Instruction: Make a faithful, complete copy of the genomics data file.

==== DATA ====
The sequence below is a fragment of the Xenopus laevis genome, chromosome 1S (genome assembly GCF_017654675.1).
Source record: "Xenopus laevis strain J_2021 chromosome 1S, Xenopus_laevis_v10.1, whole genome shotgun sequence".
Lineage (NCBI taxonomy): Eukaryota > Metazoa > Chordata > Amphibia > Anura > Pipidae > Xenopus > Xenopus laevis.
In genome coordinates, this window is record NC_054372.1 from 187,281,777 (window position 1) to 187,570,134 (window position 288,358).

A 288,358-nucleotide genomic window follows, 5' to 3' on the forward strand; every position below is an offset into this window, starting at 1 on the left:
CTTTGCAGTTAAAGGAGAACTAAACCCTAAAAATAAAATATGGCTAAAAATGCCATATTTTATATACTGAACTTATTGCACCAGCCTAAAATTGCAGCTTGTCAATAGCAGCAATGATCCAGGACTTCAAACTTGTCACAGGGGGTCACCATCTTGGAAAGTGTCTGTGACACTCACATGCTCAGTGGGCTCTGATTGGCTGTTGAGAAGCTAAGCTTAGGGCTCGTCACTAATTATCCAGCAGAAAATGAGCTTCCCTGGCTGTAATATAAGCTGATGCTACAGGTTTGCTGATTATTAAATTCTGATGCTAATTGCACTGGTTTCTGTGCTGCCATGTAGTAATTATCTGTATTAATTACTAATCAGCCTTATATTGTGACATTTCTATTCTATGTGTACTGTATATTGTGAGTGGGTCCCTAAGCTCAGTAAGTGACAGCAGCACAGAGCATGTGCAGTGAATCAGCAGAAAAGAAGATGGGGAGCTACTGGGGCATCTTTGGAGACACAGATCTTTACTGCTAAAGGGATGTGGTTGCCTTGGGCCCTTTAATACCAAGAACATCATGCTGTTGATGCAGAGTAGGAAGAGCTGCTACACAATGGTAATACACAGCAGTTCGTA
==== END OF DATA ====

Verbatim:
The sequence below is a fragment of the Xenopus laevis genome, chromosome 1S (genome assembly GCF_017654675.1).
Source record: "Xenopus laevis strain J_2021 chromosome 1S, Xenopus_laevis_v10.1, whole genome shotgun sequence".
Lineage (NCBI taxonomy): Eukaryota > Metazoa > Chordata > Amphibia > Anura > Pipidae > Xenopus > Xenopus laevis.
In genome coordinates, this window is record NC_054372.1 from 187,281,777 (window position 1) to 187,570,134 (window position 288,358).

A 288,358-nucleotide genomic window follows, 5' to 3' on the forward strand; every position below is an offset into this window, starting at 1 on the left:
CTTTGCAGTTAAAGGAGAACTAAACCCTAAAAATAAAATATGGCTAAAAATGCCATATTTTATATACTGAACTTATTGCACCAGCCTAAAATTGCAGCTTGTCAATAGCAGCAATGATCCAGGACTTCAAACTTGTCACAGGGGGTCACCATCTTGGAAAGTGTCTGTGACACTCACATGCTCAGTGGGCTCTGATTGGCTGTTGAGAAGCTAAGCTTAGGGCTCGTCACTAATTATCCAGCAGAAAATGAGCTTCCCTGGCTGTAATATAAGCTGATGCTACAGGTTTGCTGATTATTAAATTCTGATGCTAATTGCACTGGTTTCTGTGCTGCCATGTAGTAATTATCTGTATTAATTACTAATCAGCCTTATATTGTGACATTTCTATTCTATGTGTACTGTATATTGTGAGTGGGTCCCTAAGCTCAGTAAGTGACAGCAGCACAGAGCATGTGCAGTGAATCAGCAGAAAAGAAGATGGGGAGCTACTGGGGCATCTTTGGAGACACAGATCTTTACTGCTAAAGGGATGTGGTTGCCTTGGGCCCTTTAATACCAAGAACATCATGCTGTTGATGCAGAGTAGGAAGAGCTGCTACACAATGGTAATACACAGCAGTTCGTA